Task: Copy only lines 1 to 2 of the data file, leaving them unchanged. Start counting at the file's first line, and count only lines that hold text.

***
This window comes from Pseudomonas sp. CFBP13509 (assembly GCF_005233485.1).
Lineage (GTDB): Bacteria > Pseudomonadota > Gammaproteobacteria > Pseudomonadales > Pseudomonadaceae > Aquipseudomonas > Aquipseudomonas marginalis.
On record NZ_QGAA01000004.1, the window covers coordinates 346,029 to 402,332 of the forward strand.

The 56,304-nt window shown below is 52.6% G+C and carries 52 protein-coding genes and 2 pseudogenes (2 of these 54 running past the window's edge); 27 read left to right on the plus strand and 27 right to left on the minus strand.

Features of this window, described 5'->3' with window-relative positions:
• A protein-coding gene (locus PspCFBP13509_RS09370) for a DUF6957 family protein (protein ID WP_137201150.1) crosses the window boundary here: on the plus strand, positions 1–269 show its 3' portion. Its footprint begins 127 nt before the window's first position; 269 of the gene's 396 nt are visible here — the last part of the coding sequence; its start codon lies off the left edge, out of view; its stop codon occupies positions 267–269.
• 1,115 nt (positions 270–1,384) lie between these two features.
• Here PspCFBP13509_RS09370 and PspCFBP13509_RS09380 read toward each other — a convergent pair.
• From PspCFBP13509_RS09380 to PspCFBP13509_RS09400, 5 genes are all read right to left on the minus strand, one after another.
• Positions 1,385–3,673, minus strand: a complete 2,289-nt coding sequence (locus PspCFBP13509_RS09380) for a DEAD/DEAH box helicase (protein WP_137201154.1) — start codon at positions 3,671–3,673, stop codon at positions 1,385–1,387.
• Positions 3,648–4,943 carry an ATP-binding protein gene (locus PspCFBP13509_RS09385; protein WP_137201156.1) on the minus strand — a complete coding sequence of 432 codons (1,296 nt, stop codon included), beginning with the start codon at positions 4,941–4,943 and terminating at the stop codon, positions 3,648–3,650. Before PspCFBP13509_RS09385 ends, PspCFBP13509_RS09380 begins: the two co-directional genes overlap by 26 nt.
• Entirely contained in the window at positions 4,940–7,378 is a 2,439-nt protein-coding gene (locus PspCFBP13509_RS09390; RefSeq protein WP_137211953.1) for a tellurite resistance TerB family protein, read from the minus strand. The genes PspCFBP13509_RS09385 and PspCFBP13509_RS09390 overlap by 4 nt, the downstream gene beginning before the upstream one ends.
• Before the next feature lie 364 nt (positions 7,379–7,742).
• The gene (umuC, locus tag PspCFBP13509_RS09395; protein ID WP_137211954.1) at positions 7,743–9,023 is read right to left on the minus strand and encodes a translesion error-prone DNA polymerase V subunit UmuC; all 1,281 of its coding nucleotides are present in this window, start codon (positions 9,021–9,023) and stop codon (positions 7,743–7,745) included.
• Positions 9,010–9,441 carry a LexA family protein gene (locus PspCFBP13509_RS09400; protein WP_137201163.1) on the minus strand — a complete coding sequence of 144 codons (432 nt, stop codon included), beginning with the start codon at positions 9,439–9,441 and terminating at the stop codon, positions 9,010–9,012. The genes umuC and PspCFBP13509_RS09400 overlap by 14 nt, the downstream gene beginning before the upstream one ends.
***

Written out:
This window comes from Pseudomonas sp. CFBP13509 (assembly GCF_005233485.1).
Lineage (GTDB): Bacteria > Pseudomonadota > Gammaproteobacteria > Pseudomonadales > Pseudomonadaceae > Aquipseudomonas > Aquipseudomonas marginalis.